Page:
Now, it strikes me as fairly dumb that Atheistopia hasn’t bugged Paul’s skull phone yet.  Hell, I would be satisfied if they came up with some technobabble handwave explanation as to why skull phones can’t be bugged, but they don’t even do that.

So Paul is faced with the following strange conundrum:

He might be under surveillance, but he had to call Straight.

How are you under surveillance, Paul?  Obviously your skull phone isn’t bugged, so…?

But no matter how he might be bugged, Paul has a cunning plan.  A plan so cunning you could scrub your floors with it.  I hope you were all paying attention when we talked about Tiny’s Big Giant Fountain, because Paul is about to use it to his advantage.


Paul positioned himself as close to [the huge gold fountain] as possible.  He’d get soaked by the spray [remember, the fountain sprays one hundred feet into the air], but the burbling and splashing would cover the sound of the call.

Look, Paul, if they can’t hear Straight because of the fountain, probably you can’t hear Straight because of the fountain.

This is kinda like when babies think that when they cover eyes, they can’t be seen, isn’t it?

Then things get a little weird.

To avoid rousing suspicion by going back indoors dripping wet, he slipped off his shirt and pants and tossed them to safety where they’d stay dry.

It’s going on four in the morning, and in order NOT to look suspicious, Paul is stripping down to his tighty whities and hopping into the huge gold fountain.

The fact that this made perfect sense to Paul inside his own head is what really gets me.

The only, I repeat…ONLY way this scene would work, would be if it was presented as a consequence of Paul being exhausted, both physically and emotionally.  Maybe a couple of Tiny’s army of servants would see Paul, and write it off as the uptight jerkwad agent finally cutting loose, getting drunk or high.

And the cherry on the sundae of stupidity is that Straight doesn’t have direct connections to the L.A. underground, either.

Even Jesus is disappointed in the idiocy of the Christian Underground.

“The big problem is how to reach any of these people,” Paul said.

“If only we all had phones attached directly to our skulls so we could call each other in case of an emergency…WAIT A MINUTE!!!”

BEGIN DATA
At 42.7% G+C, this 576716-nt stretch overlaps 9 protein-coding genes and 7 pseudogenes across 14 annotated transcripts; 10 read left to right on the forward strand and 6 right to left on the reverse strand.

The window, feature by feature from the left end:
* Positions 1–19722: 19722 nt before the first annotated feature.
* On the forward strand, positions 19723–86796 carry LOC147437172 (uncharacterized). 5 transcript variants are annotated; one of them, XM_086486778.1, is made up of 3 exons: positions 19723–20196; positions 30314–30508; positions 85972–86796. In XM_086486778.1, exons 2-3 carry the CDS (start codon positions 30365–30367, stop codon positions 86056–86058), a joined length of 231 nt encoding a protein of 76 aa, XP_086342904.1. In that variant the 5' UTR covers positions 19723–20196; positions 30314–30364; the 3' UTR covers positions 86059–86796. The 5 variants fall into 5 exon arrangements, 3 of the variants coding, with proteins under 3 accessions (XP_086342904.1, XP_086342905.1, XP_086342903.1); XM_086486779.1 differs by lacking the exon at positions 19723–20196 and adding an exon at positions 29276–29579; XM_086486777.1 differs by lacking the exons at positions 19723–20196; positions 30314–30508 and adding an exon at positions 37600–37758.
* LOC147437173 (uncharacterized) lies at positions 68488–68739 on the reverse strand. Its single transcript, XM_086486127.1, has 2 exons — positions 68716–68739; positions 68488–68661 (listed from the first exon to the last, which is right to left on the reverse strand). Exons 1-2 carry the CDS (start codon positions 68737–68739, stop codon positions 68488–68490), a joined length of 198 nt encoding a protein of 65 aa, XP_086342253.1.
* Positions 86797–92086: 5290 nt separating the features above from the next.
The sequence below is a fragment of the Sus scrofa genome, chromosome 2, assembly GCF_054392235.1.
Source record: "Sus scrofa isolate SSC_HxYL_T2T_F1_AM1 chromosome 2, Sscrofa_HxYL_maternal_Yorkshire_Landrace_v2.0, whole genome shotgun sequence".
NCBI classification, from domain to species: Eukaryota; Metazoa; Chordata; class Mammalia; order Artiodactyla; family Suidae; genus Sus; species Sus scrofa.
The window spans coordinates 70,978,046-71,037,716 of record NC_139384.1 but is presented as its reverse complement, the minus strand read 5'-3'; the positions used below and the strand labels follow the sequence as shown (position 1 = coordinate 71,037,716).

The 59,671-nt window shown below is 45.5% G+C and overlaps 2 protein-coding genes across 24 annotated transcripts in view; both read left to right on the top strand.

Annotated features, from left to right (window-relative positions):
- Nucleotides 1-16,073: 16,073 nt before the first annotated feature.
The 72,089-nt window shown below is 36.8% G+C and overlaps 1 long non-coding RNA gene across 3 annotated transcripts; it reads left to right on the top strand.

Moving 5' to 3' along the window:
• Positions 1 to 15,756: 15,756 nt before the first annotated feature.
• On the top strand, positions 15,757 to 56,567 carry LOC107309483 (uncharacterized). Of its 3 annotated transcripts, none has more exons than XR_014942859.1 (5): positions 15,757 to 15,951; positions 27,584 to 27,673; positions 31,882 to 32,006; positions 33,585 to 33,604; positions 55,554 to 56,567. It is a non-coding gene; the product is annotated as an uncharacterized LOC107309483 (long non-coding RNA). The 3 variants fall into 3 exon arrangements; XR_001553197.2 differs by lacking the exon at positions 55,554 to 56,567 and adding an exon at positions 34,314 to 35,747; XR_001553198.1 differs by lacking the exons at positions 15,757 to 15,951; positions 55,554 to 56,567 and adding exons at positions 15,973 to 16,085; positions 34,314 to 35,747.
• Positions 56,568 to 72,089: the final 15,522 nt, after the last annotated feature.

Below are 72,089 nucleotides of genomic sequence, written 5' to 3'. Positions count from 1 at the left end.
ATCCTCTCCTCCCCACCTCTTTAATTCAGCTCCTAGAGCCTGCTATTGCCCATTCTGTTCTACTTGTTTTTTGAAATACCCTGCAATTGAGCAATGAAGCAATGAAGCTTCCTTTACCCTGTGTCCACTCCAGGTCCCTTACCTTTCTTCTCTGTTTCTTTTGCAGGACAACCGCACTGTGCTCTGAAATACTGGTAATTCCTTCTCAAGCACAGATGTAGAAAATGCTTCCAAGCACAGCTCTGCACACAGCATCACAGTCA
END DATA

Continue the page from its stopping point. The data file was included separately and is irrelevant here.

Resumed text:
“And here I am, totally out of commission—certainly being watched by Ranold and possibly by Jae.”

Paul, if Ranold is “certainly” watching you, I’m not sure that standing in a fountain in your skivvies, FIVE MINUTES AFTER YOU SPOKE TO HIM, is the best idea you’ve ever had.

“She didn’t plant a bug on you, did she?” [Straight asked]

“I didn’t even think of that with all this madness.”

What?  Paul, you JUST SAID that you hopped into the fountain to muffle the sound of your call, AFTER obsessing about Jae’s loyalty.  What do you mean you didn’t think of…


“Luckily—” Paul burst out laughing— “even if she did, I’m standing here in my shorts, sopping wet, with my head stuck in a fountain.”

“I wondered what that sound was,” Straight said.

I realize that sometimes people laugh to cover the pain, but it’s only been five minutes since Paul learned of the torture and murder of Grace.

Also, this may be the first and only time Paul has laughed so far in this book (I will go and check), which would make this even more inappropriate.

HA!  Torture and murder of some “stocky” single woman.

Good times.

Soon: Chapter 35: It’s Going Down…Or Not

TW: violent death, torture, fake suicide

Jae, having crawled over enough broken glass for Paul, at least for one night, heads off to unpack.  And Paul goes to talk to Ranold.

Ranold is doing his best Sherlock Holmes bit, wearing a “burgundy smoking jacket,” because he rocks.

You see, while Paul was eating Cheesy Gorditas and writing Bold Manifestos with the zealots, Ranold and Bia were tracking Grace Dean, the hydrologist.  When Grace was called by Lois to come in and talk about the water system, Grace then called a few of her friends to go with her.

One of them was a NPO informant.



“Our plant was heading out for a business meeting.  Grace said not to worry and got someone else.  Of course, our informant called us.  But by the time we got someone to Grace’s office to follow her, she was gone.”

But the…

What kind of crappy operation is L.A. running here, that a “business meeting” of an informant would take precedence over a Christian terrorism plot like this???


So when they find that Grace has left, the NPO, including Bia and Ranold, just camp at her home until she gets back.

Making Bia and Ranold much better spies than Paul or this stupid L.A. informant are.